SVCV can be classified into four genogroups: Ia, Ib, Ic, and Id.
While Ia and Id have wide circulation and are reported to cause outbreaks in North America and Europe, respectively, Ib and Ic were last reported in the 1980s.
Following on from Aristotle, he began to develop in his lectures the main theme of his philosophy: the question of the sense of being.
He extended the concept of subject to the dimension of history and concrete existence, which he found prefigured in such Christian thinkers as Saint Paul, Augustine of Hippo, Luther, and Kierkegaard.
His colleagues there included Rudolf Bultmann, Nicolai Hartmann, and Paul Natorp.
Heidegger's students at Marburg included Hans-Georg Gadamer, Hannah Arendt, Karl Löwith, Gerhard Krüger, Leo Strauss, Jacob Klein, Gunther (Stern) Anders, and Hans Jonas.
The rate of nonsynonymous ( = 0.0749), indicating both exhibit distinct selection profiles.
He emphasized the importance of Authenticity in human existence, involving a truthful relationship to our thrownness into a world which we are "always already" concerned with, and to our being-towards-death, the Finitude of the time and being we are given, and the closing down of our various possibilities for being through time.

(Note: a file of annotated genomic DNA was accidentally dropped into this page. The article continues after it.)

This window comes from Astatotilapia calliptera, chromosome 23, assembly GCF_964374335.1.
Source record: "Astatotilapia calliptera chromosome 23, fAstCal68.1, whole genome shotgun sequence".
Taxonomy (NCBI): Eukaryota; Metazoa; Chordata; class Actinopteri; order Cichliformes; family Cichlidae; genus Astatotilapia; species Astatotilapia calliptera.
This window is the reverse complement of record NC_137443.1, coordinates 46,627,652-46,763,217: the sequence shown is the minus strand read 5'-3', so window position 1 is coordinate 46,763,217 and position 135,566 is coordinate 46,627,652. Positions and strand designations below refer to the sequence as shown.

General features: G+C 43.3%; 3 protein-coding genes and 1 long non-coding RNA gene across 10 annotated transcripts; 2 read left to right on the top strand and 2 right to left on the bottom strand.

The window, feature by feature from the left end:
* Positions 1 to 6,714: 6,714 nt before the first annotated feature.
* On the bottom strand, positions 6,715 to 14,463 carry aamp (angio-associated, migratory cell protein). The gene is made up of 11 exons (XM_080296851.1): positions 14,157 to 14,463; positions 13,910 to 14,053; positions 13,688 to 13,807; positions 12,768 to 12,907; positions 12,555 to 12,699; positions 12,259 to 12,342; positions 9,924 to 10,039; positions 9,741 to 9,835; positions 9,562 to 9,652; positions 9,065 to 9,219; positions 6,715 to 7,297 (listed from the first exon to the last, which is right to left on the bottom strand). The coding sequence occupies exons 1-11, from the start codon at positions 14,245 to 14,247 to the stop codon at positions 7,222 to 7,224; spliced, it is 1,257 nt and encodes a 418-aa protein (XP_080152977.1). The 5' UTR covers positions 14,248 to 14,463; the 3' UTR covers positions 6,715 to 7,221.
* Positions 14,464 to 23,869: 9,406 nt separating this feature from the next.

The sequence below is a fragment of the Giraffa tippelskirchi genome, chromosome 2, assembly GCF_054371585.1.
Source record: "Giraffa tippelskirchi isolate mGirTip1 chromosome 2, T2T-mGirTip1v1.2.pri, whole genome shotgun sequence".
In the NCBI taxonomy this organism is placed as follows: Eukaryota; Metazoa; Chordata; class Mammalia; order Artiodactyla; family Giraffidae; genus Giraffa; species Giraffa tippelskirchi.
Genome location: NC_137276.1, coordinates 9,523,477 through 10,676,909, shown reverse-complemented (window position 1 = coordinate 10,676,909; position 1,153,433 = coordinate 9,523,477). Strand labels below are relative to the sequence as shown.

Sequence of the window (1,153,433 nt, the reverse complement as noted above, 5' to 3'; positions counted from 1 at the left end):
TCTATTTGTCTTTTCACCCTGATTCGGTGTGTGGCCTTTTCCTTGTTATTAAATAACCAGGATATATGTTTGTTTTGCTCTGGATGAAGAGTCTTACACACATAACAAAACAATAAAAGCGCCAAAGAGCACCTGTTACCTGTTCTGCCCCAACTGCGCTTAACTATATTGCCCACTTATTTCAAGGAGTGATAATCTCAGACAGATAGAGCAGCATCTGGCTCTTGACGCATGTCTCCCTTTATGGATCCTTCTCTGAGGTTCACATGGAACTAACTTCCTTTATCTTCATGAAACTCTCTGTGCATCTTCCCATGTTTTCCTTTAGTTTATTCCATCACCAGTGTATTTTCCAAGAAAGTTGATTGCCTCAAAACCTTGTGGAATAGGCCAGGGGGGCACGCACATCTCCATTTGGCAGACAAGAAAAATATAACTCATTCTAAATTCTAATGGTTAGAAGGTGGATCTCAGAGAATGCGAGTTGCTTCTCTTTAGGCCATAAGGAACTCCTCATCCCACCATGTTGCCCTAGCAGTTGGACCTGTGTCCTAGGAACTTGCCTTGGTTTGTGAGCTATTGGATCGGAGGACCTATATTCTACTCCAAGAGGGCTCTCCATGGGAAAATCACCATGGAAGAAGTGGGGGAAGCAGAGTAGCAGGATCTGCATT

For Heidegger thinking is thinking about things originally discovered in our everyday practical engagements.
The consequence of this is that our capacity to think cannot be the most central quality of our being because thinking is a reflecting upon this more original way of discovering the world.
In the two years following, he worked first as an unsalaried Privatdozent then served as a soldier during the final year of World War I; serving "the last ten months of the war" with "the last three of those in a meteorological unit on the western front".
In 1923, Heidegger was elected to an extraordinary Professorship in Philosophy at the University of Marburg.
Heidegger was short and sinewy, with dark piercing eyes.